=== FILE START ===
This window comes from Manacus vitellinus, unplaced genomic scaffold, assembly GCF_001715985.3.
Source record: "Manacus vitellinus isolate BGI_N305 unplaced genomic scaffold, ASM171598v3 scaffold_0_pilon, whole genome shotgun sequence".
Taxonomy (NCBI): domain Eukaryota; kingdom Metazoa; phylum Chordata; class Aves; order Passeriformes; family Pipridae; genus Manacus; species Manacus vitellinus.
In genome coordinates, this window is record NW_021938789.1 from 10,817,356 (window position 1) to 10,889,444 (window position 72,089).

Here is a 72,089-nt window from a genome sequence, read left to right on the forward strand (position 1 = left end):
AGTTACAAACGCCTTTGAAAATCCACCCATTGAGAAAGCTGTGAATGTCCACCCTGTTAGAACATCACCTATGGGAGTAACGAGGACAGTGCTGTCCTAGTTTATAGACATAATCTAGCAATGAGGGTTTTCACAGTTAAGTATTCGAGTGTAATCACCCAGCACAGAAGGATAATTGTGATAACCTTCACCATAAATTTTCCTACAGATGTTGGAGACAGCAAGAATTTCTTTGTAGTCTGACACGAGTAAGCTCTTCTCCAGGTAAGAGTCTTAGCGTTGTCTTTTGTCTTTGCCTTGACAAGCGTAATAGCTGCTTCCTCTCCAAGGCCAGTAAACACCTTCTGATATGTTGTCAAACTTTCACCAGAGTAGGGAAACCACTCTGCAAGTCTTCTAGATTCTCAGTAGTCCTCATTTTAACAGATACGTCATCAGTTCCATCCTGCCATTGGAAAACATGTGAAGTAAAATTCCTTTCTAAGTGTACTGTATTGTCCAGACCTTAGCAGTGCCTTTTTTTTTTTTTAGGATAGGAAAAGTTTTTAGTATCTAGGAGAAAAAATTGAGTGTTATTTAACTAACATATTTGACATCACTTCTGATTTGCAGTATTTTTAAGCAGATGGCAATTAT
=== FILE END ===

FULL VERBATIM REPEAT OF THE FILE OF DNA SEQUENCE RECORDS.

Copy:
This window comes from Manacus vitellinus, unplaced genomic scaffold, assembly GCF_001715985.3.
Source record: "Manacus vitellinus isolate BGI_N305 unplaced genomic scaffold, ASM171598v3 scaffold_0_pilon, whole genome shotgun sequence".
Taxonomy (NCBI): domain Eukaryota; kingdom Metazoa; phylum Chordata; class Aves; order Passeriformes; family Pipridae; genus Manacus; species Manacus vitellinus.
In genome coordinates, this window is record NW_021938789.1 from 10,817,356 (window position 1) to 10,889,444 (window position 72,089).

Here is a 72,089-nt window from a genome sequence, read left to right on the forward strand (position 1 = left end):
AGTTACAAACGCCTTTGAAAATCCACCCATTGAGAAAGCTGTGAATGTCCACCCTGTTAGAACATCACCTATGGGAGTAACGAGGACAGTGCTGTCCTAGTTTATAGACATAATCTAGCAATGAGGGTTTTCACAGTTAAGTATTCGAGTGTAATCACCCAGCACAGAAGGATAATTGTGATAACCTTCACCATAAATTTTCCTACAGATGTTGGAGACAGCAAGAATTTCTTTGTAGTCTGACACGAGTAAGCTCTTCTCCAGGTAAGAGTCTTAGCGTTGTCTTTTGTCTTTGCCTTGACAAGCGTAATAGCTGCTTCCTCTCCAAGGCCAGTAAACACCTTCTGATATGTTGTCAAACTTTCACCAGAGTAGGGAAACCACTCTGCAAGTCTTCTAGATTCTCAGTAGTCCTCATTTTAACAGATACGTCATCAGTTCCATCCTGCCATTGGAAAACATGTGAAGTAAAATTCCTTTCTAAGTGTACTGTATTGTCCAGACCTTAGCAGTGCCTTTTTTTTTTTTTAGGATAGGAAAAGTTTTTAGTATCTAGGAGAAAAAATTGAGTGTTATTTAACTAACATATTTGACATCACTTCTGATTTGCAGTATTTTTAAGCAGATGGCAATTAT